How to Argue With a Racist

Adam Rutherford


How To Argue With A Racist is described by its author as “a weapon”.

In the introduction to his recently published fourth book, science writer and broadcaster Adam Rutherford says he wrote the book to equip people with “the scientific tools necessary to tackle questions on genes, race and ancestry. It is a toolkit to help separate fact from myth.”

“The aim of this book is to anatomise and lay out precisely what our DNA can and can’t tell us about the concept of race,” Rutherford says.

His subject has a dark past, rooted in colonialism, in white supremacy and in persecution. And his book is “a tool to be brandished when science is warped, misrepresented or abused to make a point, or to justify hatred”.

Attempts to justify racism have always been rooted in science - or more specifically in misunderstood, misrepresented or just plain specious science, Rutherford says.

“The nuances of academic discussions are lost in the mire of angry, scientifically illiterate assertions of tribalism, identity politics and pure racism disguised as science.”

How To Argue With A Racist challenges assumptions and presents a more difficult, albeit more accurate, argument, describing both the reality of human genetic variation and the fiction of racial purity.

First, a fact that betrays all of our recent origins from Africa, is that all humans share almost all the same DNA. Second, there is more genetic diversity on the continent of Africa than in the rest of the world put together. It is a myth that there is such a thing as racial purity or that someone is 100% white.

“The dominance of skin colour as a racial classifier is based on historical pseudo-science primarily invented during the years of European empire-building and colonial expansion,”  Rutherford says.

As an aside, one such colonial expansionist was Edward Colston, whose controversial statue in Bristol was recently tipped into the river by activists. Colston, a 17th Century slave-trader, made his riches enslaving some 84,000 Africans, of whom 19,000 died in the ‘middle passage’ across the Atlantic, according to The Conversation UK. The slavery on which Colston’s fortune was built was obscured for the purposes of a certain narrative of Bristolian history.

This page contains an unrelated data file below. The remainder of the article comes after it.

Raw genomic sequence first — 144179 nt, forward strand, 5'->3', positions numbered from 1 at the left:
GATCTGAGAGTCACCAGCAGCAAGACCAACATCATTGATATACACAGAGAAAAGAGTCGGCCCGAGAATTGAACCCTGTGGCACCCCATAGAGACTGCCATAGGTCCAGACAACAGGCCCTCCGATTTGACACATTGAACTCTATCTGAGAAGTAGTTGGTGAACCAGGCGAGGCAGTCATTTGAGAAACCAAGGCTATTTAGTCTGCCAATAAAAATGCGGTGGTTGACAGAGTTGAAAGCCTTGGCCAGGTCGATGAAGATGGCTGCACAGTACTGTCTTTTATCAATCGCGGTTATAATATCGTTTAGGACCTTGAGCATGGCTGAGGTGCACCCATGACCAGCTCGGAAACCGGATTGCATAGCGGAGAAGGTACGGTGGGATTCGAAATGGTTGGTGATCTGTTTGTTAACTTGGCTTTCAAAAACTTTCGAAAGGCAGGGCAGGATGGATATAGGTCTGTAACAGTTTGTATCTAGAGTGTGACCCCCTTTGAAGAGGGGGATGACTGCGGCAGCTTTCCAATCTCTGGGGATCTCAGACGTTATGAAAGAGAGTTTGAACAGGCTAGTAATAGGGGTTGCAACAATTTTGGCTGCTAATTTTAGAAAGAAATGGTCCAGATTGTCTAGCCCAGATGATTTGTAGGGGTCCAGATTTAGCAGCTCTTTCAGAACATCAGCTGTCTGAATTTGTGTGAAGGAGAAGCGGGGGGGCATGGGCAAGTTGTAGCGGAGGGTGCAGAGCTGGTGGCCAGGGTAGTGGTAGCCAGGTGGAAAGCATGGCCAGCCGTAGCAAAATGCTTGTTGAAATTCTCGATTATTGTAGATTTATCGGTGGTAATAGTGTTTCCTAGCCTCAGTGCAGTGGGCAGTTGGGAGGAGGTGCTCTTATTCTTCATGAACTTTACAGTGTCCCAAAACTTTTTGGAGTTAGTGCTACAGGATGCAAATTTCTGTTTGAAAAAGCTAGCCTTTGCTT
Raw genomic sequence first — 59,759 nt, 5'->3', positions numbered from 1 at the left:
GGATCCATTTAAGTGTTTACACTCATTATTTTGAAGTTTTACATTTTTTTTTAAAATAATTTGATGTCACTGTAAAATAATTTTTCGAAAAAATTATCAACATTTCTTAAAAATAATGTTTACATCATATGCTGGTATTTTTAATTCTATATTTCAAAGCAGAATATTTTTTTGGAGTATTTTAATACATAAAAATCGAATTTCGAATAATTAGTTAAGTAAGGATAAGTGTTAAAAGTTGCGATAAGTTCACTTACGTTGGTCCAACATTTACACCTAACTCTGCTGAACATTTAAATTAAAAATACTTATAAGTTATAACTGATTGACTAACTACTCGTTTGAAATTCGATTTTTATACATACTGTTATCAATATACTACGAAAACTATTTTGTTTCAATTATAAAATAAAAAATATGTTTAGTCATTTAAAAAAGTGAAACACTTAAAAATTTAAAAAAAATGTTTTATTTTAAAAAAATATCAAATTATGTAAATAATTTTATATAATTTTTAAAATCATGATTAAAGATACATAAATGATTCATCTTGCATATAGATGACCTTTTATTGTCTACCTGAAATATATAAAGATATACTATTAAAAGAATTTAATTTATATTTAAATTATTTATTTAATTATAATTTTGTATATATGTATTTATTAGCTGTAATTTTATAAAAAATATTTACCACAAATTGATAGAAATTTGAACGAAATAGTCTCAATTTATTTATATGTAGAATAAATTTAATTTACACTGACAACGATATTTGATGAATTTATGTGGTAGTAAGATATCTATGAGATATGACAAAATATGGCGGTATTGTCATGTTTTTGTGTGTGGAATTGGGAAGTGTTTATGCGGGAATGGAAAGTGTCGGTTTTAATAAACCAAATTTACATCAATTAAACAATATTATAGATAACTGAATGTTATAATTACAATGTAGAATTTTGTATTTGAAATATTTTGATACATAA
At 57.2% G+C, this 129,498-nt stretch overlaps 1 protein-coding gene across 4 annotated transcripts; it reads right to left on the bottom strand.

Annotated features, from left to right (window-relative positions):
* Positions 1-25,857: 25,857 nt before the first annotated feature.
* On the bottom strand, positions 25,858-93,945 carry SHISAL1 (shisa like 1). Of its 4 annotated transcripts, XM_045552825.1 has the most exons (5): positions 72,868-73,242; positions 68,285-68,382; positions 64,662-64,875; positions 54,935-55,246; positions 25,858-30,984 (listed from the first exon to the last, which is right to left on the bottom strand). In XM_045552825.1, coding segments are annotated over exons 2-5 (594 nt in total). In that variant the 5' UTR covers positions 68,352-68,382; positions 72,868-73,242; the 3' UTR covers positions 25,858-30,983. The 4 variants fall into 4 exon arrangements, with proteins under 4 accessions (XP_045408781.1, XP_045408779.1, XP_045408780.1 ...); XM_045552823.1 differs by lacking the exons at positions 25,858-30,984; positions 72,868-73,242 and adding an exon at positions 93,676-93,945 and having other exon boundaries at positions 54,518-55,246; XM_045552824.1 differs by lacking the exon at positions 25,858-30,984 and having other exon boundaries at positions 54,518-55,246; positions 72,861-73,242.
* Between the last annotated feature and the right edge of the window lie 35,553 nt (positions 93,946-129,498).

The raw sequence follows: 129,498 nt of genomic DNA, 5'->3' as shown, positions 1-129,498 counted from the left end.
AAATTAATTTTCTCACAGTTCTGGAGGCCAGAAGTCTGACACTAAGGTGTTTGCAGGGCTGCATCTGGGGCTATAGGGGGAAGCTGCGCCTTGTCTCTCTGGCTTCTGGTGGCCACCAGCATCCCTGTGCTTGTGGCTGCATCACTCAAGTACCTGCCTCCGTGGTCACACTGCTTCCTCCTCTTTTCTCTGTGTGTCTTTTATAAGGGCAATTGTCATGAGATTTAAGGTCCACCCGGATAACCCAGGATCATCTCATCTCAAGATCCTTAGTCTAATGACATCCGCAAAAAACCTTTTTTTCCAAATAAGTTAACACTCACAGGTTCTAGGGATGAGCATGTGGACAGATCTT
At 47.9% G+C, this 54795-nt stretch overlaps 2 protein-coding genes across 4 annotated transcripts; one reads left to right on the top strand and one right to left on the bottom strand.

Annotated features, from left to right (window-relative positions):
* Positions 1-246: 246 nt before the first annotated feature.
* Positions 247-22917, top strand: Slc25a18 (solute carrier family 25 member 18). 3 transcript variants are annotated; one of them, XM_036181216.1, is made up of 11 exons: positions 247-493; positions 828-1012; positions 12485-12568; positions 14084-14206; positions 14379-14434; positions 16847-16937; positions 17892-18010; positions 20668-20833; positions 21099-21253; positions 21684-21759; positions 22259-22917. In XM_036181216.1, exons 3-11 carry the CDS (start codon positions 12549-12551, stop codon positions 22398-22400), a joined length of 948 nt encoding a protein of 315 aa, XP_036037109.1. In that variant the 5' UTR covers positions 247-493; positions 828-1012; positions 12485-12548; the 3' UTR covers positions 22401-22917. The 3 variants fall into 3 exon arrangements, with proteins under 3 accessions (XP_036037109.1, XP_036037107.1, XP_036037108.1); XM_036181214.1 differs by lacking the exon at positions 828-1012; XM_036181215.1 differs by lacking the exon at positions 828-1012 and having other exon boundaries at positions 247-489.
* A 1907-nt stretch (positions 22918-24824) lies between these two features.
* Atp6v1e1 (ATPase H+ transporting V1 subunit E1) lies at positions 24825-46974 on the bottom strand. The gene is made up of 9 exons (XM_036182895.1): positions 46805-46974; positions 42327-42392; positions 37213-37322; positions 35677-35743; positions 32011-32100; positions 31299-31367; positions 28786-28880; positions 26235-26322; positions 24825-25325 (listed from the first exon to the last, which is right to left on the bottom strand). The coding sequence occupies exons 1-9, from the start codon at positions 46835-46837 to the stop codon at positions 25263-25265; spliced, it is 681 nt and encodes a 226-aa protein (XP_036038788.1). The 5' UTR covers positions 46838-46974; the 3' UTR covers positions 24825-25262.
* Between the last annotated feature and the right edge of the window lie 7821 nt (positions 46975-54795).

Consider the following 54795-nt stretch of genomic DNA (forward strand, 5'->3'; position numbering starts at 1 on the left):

If you are a British citizen, says Rutherford, you are entitled to a British passport, which legally, technically and actually makes you British. This is a non-negotiable fact. The presentation of arguments based on who are ‘real Britons’ or the ‘indigenous people of Britain’, is an a historical, non-scientific smokescreen to hide racism. When racists say ‘‘Britain is for the British’’, or when they talk about indigenous people, Rutherford does not know what they mean, or more specifically, when they mean. And he suspects they do not either.

“Race is real because we perceive it. Racism is real because we enact it. Neither race nor racism has foundation in science. It is our duty to contest the warping of scientific research, especially if it is being used to justify prejudice.”

“If you are a racist. Then you are asking for a fight. But science is my ally, not yours, and your fight is not just with me, but with reality.”

How To Argue With A Racist helps us understand we are all more closely related to one another than we think - which is a pretty strong argument against racism.

Sadly, the hard-liners who need to read this refutation of casual racism’s rise, probably will not.

Ted Fox is an online marketing and social media consultant

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